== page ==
In the coronavirus crisis, we have learned that protecting the most vulnerable is not only a moral imperative, but also the most effective way to prevent deaths and combat the ravages of the virus. What was obvious in an exceptional situation like the pandemic is not so obvious in an exceptional situation like heat waves, but the challenge is exactly the same.
Extreme temperatures of over 40 °C, in places up to 46 °C, such as those reached in Spain, have become a serious risk factor for people’s health and life. However, heat waves do not affect the entire population equally. With current electricity prices, home air conditioning is a luxury that many households cannot afford. It is up to public administrations to identify the vulnerable population and take action to protect the health of those most at risk. Many cities where the heat island effect is exacerbating the adverse effects of global warming have climate shelters in facilities and public spaces, but evidence suggests they are not enough.
Between July 10 and July 19 there were 1,047 deaths in Spain related to high temperatures, according to the estimate of the Carlos III Health Institute in Madrid. Some of these deaths are due to heat stroke, but most correspond to silent deaths due to dehydration or decompensation of underlying pathologies, the victims of which in many cases were not even aware of the danger they were in. The population most at risk are older people living alone and those suffering from chronic diseases. Those most at risk are respiratory and cardiovascular diseases, diabetes and kidney failure. A study conducted in Catalonia shows that the risk of death from extreme temperatures increases by 20% in people over 60 and up to 40% in those over 80. In order to prevent fatalities, it is crucial to use coordinated preventive measures from social services and primary health care.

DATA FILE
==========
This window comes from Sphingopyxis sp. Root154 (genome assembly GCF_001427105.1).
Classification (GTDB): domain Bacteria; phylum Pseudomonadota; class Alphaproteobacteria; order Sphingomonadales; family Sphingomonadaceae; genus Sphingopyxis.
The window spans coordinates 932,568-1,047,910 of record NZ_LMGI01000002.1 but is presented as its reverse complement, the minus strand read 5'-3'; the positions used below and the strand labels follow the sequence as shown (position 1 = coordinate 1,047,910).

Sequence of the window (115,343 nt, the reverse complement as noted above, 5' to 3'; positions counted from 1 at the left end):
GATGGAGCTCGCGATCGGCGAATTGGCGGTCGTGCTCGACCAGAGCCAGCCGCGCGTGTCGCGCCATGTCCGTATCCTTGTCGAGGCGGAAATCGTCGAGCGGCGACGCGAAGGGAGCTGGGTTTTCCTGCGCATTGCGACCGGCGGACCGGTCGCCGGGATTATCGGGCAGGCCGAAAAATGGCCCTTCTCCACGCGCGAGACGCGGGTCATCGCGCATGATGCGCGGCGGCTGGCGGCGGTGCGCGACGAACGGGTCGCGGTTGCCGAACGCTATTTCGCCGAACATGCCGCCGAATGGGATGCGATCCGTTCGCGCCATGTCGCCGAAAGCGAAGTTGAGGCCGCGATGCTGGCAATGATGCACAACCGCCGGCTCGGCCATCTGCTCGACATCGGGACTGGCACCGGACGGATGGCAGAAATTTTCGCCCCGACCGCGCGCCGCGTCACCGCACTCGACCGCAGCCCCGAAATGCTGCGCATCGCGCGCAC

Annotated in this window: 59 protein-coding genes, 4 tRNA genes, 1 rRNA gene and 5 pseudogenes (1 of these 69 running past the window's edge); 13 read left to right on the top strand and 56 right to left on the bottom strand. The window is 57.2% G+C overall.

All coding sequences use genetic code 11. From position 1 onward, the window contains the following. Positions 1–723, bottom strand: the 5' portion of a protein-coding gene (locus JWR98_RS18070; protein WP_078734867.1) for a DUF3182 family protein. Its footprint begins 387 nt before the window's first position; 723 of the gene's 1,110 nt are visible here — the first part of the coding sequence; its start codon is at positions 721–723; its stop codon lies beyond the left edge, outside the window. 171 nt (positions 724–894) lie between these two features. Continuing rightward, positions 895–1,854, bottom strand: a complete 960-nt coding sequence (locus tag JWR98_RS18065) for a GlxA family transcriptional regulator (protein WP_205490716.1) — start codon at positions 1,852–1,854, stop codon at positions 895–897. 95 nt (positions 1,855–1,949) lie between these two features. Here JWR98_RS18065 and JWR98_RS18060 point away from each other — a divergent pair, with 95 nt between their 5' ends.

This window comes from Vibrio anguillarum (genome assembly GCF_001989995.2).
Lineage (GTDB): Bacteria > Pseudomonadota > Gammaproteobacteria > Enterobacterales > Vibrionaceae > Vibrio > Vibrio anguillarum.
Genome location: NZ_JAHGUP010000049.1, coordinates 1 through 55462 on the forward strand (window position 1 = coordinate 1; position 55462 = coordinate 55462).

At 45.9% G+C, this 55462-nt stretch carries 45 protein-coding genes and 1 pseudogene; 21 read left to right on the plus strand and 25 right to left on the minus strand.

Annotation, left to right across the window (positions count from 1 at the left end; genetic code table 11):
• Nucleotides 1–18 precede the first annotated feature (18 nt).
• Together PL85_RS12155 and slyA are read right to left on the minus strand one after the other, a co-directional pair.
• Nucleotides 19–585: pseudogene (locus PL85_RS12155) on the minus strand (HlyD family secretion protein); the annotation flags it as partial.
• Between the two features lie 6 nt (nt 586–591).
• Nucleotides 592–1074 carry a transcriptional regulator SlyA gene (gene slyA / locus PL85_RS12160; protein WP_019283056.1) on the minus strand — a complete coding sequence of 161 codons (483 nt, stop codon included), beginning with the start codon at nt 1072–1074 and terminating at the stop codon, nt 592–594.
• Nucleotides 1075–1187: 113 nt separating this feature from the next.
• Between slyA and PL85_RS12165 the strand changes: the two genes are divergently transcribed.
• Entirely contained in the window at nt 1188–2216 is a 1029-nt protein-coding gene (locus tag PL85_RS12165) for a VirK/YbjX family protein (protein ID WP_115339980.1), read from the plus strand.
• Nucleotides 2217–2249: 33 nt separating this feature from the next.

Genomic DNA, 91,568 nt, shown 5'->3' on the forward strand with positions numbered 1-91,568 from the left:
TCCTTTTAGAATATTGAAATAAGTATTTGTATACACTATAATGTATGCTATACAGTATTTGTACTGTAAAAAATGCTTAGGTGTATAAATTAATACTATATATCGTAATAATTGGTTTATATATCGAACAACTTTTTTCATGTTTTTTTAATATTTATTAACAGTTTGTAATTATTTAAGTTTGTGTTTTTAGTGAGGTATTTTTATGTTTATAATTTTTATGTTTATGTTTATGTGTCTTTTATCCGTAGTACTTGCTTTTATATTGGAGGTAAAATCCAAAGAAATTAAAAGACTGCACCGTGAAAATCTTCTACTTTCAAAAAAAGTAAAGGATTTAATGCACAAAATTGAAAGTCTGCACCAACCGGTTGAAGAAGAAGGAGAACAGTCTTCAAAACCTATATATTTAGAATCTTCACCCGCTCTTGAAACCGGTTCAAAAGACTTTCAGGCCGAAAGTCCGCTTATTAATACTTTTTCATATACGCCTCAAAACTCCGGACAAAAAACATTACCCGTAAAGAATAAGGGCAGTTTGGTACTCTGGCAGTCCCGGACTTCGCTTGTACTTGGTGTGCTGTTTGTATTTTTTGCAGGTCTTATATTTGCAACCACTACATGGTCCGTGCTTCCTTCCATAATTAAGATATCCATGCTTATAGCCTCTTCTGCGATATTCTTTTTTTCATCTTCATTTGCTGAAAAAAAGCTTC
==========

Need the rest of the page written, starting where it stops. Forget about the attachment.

What happened in the summer of 2003 underscores the importance of early intervention. The heatwave that swept Europe that year killed more than 10,000 people in the greater Paris area, a city unprepared for the heat. In Spain, later studies put the number of victims at 6,600. In both cases, it was already too late when the emergency services recognized the seriousness of the phenomenon. According to preliminary data, this latest heatwave was the most extreme of those to have hit Spain on record. The new climate pattern that already forces us to review both protection protocols and emergency equipment.